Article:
What fishing Lure Color Should You Select - Wilderness North

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What fishing Lure Color Should You Select

 

A fishing lure’s color is determined by the hue of light it reflects. As the depth deepens, colors start to be absorbed as this light’s wavelengths enter the water. The colors that create the longest wavelengths are red, orange, yellow, green, blue, indigo, and violet, in that order. The colors with the longest wavelength are absorbed first, meaning the hue fades and gradually appears black much quicker than all other colors. Warm colors are first to go, while cool colors hold on to their hue longest.

A fish’s perception of a lure’s color is also greatly influenced by the strength of the light. When fishing on a sunny day, more light from the sky can reach the bottom of the water more than it can on a cloudy day. This means that your colored lures will be visible throughout a wider range of depths. Even in clear water, shiny lures like silver and gold lose their effectiveness in cloud cover and can become nearly invisible in the absence of sunlight. This is because, rather than reflecting the sun’s shining rays, they reflect the grayness that surrounds them. It is usually recommended to toss dark colors during times like this to give your lure the maximum contrast and silhouette.

The Clearer the Water the Better Fish See

Duplicating or matching the hatch of the dominating baitfish can be beneficial while fishing in shallow areas. When the same level of water becomes discolored and visibility becomes impaired, switching to brighter colors like orange, red, or chartreuse will usually increase your chances of success. Although all colors are absorbed quickly in this circumstance, orange and red lures will still be the most visible underwater with chartreuse being a close second.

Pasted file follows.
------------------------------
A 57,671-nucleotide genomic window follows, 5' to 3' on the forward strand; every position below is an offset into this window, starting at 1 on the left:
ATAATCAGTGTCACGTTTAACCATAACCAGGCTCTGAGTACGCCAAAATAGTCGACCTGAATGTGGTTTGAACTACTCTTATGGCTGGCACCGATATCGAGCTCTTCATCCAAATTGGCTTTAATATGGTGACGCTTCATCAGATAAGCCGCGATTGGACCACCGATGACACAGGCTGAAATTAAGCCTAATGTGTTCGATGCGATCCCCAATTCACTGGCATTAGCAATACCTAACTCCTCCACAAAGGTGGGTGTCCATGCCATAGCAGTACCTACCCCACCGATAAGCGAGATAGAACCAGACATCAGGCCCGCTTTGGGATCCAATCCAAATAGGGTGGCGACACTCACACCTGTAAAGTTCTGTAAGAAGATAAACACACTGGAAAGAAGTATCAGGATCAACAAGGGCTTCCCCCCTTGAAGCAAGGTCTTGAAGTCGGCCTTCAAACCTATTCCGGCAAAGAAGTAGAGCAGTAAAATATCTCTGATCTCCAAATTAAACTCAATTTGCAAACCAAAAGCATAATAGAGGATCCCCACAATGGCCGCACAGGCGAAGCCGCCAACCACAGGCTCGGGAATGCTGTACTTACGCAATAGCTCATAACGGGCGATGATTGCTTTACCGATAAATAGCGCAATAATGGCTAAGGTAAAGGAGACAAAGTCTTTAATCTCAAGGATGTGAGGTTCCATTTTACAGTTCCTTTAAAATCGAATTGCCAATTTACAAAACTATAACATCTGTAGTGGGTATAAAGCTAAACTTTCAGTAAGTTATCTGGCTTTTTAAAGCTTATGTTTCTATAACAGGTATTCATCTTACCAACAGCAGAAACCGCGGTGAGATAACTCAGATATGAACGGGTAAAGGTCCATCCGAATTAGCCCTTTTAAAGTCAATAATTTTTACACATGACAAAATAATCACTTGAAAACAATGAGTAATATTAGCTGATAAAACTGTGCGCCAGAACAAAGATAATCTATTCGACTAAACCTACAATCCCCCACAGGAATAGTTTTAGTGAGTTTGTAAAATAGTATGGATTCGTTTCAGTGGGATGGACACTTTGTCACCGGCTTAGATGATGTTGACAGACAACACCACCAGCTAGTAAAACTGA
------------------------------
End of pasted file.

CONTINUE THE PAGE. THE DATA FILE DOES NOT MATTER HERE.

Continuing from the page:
Criteria for Choose a Lure Color Contrast

The color of the background greatly influences a fish’s ability to see a lure. Even while a green lure may seem natural when fishing in dense foliage or in water tainted with algae, fish may find it difficult to identify it. Most of the time, we disguise our baits without even realizing it. Selecting a lure that stands out against the background you are fishing against is crucial in these circumstances. Lures with two tones are a great option for this situation.

The Color Correlation With the Fish Predator to Prey Offering

Fish are very perceptive animals. They are aware of what they want to eat, and they frequently go out of their way to find their favorite meal, ignoring less appetizing options. Walleye use color and body shape/profile recognition to track down every meal.

The phrase matching the hatch comes from fly fishing and refers to taking color into account. Offering a fish a lure that precisely matches the hue of their prey only makes sense that the fish hunting will be more attracted to the baitfish.

Experimenting with natural colors and, already pointed out, those that contrast with the background surroundings is another good idea while working in clear water. Clear water enables a fish to examine a bait more attentively, therefore the more time it has to examine your lure, so the clearer the water the more essential it is to make it look as realistic as possible.

Color Chart

Water Type Lure Color
Clear Water Natural colors like white, shiny, green, pumpkin, browns, baitfish
Cloudy, Murky Water   Dark or fluorescent colors
Stained Water     Bright colors like red, orange and chartreuse 
Thick vegetation 2-toned colored lures, no green-colors

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